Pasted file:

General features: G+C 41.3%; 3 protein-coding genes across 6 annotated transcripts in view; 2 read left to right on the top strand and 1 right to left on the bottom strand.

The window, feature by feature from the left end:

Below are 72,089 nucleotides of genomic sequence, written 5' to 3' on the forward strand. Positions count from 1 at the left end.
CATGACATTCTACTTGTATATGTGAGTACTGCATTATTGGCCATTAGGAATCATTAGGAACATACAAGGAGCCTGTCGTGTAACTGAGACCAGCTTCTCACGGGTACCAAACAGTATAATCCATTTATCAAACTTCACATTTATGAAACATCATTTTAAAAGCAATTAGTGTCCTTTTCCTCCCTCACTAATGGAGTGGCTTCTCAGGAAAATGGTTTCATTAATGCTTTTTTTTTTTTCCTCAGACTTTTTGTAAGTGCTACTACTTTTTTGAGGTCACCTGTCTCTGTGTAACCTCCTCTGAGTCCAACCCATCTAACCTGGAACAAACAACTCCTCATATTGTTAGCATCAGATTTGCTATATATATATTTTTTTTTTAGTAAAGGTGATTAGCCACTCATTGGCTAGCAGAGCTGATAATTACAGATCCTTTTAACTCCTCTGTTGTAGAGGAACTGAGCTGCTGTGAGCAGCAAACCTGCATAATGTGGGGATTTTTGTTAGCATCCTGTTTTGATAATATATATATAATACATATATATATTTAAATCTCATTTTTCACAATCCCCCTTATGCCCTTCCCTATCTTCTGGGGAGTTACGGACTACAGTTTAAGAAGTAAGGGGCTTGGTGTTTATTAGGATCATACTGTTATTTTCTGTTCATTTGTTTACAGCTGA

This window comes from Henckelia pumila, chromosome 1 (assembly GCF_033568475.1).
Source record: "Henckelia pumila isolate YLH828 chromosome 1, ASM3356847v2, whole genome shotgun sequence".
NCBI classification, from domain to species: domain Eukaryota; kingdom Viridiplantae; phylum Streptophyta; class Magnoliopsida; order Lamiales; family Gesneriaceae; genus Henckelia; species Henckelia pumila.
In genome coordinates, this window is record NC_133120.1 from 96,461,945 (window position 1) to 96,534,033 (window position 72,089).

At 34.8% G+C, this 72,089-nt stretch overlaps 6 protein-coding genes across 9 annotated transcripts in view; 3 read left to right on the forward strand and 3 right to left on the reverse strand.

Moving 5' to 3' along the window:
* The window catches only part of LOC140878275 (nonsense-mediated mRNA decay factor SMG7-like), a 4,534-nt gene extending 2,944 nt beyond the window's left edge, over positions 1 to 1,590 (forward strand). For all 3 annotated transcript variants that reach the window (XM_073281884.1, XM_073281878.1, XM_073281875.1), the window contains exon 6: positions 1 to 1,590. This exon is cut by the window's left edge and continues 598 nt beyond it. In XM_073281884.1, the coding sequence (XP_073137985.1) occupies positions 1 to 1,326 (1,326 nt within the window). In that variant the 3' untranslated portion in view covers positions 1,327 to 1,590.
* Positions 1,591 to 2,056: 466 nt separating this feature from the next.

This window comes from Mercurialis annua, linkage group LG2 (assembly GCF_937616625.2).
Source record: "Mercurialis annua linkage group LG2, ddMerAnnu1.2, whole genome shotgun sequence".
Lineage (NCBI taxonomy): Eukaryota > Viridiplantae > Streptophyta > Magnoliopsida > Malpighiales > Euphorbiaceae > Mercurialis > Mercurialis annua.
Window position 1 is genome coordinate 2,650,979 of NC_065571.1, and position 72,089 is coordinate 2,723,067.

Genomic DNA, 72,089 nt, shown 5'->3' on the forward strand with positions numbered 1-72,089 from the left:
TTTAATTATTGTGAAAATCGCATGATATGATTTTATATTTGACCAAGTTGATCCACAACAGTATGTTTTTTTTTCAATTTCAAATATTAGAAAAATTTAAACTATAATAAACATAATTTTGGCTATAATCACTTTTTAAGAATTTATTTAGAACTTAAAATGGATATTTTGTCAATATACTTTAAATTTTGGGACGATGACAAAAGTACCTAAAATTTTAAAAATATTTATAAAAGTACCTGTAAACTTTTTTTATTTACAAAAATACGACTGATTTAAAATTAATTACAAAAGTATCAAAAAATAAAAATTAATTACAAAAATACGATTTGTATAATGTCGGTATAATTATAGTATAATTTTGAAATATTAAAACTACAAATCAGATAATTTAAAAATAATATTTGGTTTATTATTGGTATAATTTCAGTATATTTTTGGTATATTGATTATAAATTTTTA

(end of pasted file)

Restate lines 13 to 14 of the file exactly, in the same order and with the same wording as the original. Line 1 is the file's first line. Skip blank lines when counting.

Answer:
This window comes from Mercurialis annua, linkage group LG2 (assembly GCF_937616625.2).
Source record: "Mercurialis annua linkage group LG2, ddMerAnnu1.2, whole genome shotgun sequence".